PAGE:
Google has offered an olive branch to publishers with the launch of a system allowing them to build paywalls around their digital content. The move is set to bring the group into conflict with Apple.
Eric Schmidt, the search giant's outgoing chief executive, announced Google One Pass at Humboldt University in Berlin yesterday. "Google cares a lot about helping high-quality content thrive online and the future of journalism," the group said.
It had been the focus of ire from publishers over the past two years including News Corporation, who accused the company of piggybacking off their content to make money.
One Pass allows publishers to set their own prices and terms for their digital content. Publishers can experiment with different models for charging for their online content including subscriptions, metered access or even single articles for sale. It has gone live in the UK and the US as well as Canada, France, Germany, Italy and Spain.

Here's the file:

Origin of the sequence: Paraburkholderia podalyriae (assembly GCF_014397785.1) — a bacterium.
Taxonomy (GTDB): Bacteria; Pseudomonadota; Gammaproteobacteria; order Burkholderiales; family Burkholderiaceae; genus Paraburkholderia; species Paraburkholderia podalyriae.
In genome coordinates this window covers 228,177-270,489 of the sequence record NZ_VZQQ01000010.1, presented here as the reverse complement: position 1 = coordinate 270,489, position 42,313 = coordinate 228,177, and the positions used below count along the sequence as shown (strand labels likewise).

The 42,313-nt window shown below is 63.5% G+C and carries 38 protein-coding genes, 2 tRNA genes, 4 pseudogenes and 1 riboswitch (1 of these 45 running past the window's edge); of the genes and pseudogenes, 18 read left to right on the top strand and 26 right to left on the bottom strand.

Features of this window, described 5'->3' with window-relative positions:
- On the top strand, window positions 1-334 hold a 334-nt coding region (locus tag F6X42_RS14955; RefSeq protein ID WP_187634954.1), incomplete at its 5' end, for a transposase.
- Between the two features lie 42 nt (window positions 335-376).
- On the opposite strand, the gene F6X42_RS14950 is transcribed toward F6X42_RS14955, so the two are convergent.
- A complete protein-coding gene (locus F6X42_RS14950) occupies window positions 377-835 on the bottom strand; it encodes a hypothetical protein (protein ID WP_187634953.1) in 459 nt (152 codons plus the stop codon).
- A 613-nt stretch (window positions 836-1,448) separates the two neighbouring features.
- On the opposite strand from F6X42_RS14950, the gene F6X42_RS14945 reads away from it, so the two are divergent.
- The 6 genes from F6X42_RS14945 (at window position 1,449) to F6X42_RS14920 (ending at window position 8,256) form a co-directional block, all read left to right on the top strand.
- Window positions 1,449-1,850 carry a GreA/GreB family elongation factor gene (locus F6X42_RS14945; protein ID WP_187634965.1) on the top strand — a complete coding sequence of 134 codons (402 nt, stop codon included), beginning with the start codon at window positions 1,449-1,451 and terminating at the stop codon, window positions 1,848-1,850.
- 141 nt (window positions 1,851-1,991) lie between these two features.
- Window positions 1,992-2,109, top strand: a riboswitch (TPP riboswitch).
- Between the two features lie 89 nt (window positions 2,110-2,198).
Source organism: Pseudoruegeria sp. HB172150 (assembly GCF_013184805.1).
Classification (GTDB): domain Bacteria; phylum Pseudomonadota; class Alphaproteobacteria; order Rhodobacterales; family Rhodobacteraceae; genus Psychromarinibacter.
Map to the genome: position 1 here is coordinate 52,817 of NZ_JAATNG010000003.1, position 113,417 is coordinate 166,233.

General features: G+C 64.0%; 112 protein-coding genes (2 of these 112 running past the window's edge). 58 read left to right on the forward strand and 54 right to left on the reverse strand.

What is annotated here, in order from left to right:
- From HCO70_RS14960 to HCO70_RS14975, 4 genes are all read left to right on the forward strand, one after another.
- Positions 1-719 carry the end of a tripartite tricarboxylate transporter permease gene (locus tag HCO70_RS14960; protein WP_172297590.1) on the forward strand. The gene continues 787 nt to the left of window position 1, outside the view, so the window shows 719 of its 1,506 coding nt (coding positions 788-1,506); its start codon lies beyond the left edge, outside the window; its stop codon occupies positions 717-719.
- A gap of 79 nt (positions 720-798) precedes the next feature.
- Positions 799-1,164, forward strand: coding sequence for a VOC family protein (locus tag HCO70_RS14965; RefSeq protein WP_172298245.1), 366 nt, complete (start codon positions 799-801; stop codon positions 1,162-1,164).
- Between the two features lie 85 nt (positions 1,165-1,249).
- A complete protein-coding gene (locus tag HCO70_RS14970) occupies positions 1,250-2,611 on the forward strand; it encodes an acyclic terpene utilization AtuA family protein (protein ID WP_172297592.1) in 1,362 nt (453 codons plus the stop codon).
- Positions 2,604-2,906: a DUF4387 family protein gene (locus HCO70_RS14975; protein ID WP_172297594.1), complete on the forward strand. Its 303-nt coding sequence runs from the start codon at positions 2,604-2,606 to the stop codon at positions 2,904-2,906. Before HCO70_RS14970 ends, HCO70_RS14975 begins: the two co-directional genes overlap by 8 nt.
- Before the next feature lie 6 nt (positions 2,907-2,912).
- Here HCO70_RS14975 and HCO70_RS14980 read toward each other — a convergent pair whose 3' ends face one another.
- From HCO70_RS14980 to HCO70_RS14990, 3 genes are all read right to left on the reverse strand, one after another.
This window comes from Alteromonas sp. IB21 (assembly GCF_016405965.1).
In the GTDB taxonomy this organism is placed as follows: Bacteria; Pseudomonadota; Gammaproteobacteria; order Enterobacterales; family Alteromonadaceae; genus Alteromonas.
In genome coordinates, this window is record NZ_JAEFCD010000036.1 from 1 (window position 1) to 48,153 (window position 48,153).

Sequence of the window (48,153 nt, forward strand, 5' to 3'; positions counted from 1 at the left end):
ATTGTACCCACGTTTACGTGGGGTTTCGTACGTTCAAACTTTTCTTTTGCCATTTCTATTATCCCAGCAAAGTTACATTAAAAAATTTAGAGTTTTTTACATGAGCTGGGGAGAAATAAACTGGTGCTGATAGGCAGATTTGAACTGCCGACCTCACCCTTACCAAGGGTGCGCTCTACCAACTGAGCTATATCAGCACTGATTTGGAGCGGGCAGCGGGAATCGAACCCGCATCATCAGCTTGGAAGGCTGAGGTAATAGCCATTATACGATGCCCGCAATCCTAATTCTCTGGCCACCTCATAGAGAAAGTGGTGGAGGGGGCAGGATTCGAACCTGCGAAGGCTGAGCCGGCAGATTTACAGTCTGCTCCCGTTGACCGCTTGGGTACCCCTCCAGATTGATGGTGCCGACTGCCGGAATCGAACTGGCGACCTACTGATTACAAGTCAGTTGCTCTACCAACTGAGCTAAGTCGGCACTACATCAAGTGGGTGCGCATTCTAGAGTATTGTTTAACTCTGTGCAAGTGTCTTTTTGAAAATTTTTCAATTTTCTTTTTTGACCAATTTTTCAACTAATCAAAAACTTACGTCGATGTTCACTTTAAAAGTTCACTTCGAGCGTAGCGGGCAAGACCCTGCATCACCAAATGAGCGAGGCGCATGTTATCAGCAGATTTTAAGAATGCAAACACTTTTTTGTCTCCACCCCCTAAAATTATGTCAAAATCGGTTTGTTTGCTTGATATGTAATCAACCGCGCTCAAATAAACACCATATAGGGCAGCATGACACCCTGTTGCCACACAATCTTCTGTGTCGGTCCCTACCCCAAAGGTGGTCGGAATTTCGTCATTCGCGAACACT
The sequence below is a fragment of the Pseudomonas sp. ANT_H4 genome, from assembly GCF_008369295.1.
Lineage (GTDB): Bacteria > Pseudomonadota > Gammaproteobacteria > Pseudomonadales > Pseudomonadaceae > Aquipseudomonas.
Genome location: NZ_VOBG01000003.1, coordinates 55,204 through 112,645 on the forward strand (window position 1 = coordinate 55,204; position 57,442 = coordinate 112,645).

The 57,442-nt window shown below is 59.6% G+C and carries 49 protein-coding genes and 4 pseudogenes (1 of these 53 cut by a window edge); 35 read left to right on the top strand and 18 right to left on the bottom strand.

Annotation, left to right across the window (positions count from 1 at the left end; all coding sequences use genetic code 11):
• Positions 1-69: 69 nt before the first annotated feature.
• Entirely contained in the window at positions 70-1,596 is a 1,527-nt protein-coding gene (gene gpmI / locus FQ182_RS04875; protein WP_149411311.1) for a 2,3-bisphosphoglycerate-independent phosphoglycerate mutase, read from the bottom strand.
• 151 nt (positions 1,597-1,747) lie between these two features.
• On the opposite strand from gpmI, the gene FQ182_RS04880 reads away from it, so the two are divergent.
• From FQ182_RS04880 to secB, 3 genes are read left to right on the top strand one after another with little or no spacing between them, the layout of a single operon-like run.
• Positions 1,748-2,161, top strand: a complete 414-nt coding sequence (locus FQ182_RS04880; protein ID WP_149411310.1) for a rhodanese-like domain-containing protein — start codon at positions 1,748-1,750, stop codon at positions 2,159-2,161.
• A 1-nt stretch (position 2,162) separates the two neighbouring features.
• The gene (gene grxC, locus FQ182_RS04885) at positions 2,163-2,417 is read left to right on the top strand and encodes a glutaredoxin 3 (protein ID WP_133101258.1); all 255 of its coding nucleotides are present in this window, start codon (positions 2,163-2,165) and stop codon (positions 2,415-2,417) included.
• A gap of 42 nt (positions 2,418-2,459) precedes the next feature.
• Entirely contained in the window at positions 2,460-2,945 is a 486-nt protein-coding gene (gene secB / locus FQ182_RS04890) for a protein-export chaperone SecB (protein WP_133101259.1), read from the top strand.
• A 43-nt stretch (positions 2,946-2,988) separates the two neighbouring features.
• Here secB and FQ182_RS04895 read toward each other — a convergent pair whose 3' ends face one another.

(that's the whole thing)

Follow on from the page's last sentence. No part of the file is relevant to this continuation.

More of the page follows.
Lee Shirani, the director of business product management for Google Commerce, said: "Our goal is to provide an open and flexible platform that furthers our commitment to support publishers, journalism and access to quality content."
He pointed to other services including First Click Free, Fast Flip and Living Stories as examples of its initiatives "developed to enable publishers to promote and distribute digital content".
They can decide the pricing, and the revenue share with Google will be split 90 per cent in their favour.
This comes a day after Apple announced its subscription model for digital publications, saying it wanted 30 per cent of all subscriptions sold through its platform. The group came under attack from the US music company Rhapsody, which said the fees were "economically untenable".